Acceptance of the 800 ha into the Higher Level Stewardship Scheme

The Trust was accepted into HLS a European and British government grant in February 2007. This is a ten year subsidy scheme to ensure that the heathland are managed in a way that recognises its outstanding archaeological and natural habitat but also taking account of the landscape and its amenity value.

Photo credit: Clinton Devon Estates
Communication profile

Activities and products for the communication of Natura 2000


Green Days (Heathland week once a year) more info
Guided visits
Other: Website
Other: Brochures


  Event frequency
A few times per year


  Use of seasonal workers / volunteers


  Kind of work / volunteering opportunities
  • Reed cutting
  • Footpath work
  • Scrub clearance


  Communication literature produced
Magazines / periodicals
Guides / maps
Other: Website
Other: Book giving history


  Communication target groups
General public
Local community
Site visitors


  The organisation has a dedicated communication strategy for Natura 2000


  Description of communication strategy


  • PR
  • Website
  • Site visits / events
  • Presentations locally, regionally and nationally
  The communication materials are produced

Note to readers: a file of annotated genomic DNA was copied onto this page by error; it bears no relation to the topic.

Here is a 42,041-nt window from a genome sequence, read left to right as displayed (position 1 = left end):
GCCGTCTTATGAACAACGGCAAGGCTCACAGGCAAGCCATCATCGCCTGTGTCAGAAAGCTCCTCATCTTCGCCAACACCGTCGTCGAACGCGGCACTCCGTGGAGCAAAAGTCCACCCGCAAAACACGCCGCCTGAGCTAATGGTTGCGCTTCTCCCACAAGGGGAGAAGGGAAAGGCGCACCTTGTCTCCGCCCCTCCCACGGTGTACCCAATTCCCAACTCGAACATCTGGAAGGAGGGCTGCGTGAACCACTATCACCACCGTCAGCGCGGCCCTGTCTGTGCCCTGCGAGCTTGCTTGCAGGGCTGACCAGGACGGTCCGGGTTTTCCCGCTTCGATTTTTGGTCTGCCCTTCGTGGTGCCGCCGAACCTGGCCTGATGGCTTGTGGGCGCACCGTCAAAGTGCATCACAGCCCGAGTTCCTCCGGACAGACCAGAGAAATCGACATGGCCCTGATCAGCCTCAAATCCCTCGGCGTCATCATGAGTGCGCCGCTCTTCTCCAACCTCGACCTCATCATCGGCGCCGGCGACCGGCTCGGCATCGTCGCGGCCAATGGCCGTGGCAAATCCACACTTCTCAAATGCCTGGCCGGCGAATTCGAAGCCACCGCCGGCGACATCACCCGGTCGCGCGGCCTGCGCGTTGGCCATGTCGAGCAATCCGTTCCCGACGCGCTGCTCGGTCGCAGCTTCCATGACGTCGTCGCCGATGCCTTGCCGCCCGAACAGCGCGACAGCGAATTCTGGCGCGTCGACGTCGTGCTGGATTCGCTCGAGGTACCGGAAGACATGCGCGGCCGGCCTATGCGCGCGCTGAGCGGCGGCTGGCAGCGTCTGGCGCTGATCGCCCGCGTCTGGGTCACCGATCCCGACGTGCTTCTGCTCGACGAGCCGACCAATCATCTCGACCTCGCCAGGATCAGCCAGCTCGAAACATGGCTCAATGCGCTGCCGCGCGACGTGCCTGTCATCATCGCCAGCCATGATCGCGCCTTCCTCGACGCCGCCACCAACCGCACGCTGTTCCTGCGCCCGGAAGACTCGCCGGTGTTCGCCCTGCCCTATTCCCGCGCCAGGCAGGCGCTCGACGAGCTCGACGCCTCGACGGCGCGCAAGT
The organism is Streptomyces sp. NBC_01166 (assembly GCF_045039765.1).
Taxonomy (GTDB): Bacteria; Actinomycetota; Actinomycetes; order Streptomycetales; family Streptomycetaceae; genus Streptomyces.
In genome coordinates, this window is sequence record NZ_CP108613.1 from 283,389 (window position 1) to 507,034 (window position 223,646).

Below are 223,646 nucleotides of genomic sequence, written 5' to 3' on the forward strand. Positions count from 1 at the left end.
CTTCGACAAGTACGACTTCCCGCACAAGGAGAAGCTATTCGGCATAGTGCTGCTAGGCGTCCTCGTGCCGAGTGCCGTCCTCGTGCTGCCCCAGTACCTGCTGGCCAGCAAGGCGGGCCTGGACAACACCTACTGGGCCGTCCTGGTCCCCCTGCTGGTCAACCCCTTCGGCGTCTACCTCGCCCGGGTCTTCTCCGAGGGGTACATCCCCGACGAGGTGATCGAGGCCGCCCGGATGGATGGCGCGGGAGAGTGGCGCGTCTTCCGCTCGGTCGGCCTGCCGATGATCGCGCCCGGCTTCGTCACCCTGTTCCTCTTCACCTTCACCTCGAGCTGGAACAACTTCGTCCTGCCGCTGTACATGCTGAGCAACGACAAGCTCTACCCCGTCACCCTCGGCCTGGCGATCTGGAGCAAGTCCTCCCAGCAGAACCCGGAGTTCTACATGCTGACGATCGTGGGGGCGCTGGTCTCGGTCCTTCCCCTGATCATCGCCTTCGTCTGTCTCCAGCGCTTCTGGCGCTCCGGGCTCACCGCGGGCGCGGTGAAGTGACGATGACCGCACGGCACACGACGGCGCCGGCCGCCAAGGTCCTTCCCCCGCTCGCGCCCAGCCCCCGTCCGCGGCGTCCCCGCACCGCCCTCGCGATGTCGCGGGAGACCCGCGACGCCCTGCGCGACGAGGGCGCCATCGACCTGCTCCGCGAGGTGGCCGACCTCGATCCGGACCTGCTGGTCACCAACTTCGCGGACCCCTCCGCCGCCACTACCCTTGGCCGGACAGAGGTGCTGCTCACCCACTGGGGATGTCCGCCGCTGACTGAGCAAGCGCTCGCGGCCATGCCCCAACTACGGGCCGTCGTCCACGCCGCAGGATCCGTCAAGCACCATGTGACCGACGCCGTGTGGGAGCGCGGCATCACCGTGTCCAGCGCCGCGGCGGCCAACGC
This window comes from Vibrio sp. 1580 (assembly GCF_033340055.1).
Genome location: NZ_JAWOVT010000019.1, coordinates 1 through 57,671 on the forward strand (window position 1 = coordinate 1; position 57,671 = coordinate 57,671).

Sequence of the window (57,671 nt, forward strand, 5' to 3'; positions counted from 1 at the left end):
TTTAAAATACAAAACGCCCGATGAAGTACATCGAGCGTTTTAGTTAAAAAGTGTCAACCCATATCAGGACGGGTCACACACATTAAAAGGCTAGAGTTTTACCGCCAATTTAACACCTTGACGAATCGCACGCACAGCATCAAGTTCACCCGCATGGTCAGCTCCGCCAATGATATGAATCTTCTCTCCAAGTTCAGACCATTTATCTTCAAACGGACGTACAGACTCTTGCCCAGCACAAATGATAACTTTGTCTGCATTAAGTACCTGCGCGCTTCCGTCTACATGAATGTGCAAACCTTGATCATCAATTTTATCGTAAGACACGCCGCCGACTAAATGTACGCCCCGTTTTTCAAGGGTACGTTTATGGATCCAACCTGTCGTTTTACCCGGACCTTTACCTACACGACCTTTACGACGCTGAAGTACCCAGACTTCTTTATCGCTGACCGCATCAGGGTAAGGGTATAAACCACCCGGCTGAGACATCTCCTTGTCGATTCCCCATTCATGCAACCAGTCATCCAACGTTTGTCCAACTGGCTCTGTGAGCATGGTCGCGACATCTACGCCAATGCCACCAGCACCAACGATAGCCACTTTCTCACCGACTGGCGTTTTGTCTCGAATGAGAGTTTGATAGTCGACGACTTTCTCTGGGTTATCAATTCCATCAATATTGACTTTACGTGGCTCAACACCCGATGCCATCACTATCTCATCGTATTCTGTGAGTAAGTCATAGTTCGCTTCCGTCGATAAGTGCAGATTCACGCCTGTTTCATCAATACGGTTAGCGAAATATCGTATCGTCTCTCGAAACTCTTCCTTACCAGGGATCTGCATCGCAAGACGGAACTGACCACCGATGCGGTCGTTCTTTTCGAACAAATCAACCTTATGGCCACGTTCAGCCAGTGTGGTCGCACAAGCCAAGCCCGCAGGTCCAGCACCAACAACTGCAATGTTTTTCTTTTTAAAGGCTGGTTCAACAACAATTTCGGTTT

At the central office co-ordinated via the Estate


  Site involved in joint working / networking


  Details of joint working / networking activity
Royal Society for the Protection of Birds (RSPB) they lease part of the site.


Site management profile
"Application for the Higher Level Stewardship Scheme (HLS)"
  Key site management issues:


Maintaining a balance of work that looks after the important flora and fauna of this site without compromising the archaeological artifacts on the site, whilst also providing the benefit of public access


  Integration of Natura 2000 in overall site management:


It is the basis of the management of the site, through the 10 year management plan with Natural England.


  Key site management objectives:


  • To be accepted for the HLS
  • Working with Natural England and Devon County Council Archeologists
  • To focus the Scheme on a large lowland heath site


  Stakeholders targeted as part of management action:


  • Clinton Devon Estates
  • Natural England
  • Devon County Council

  Description of work carried out / methods and methodology:


  • Production of a management plan that would guide the work on the heaths over ten years and enable the introduction of capital grants
  • Flora and fauna surveys
  • Surveys of the archaeology of the site


  Results of action and activities:


The acceptance into the scheme for the next ten years with an enhanced management plan and grants for special projects to enhance the wildlife and access benefits for the heathland.


  Indication of budget allocation for these tasks:


£ 12,000 (approx Euros 17,000) to produce the application


Financial overview
  Organisational budget for nature conservation (annual):


Circa £180,000 (approx Euros 260,000)


  Budget reserved for communication:


£5,000 (approx Euros 7,000)


  European funding:


  • Higher Level Stewardship Scheme
  • Single Farm Payment


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East Devon Pebblebed Heaths: UK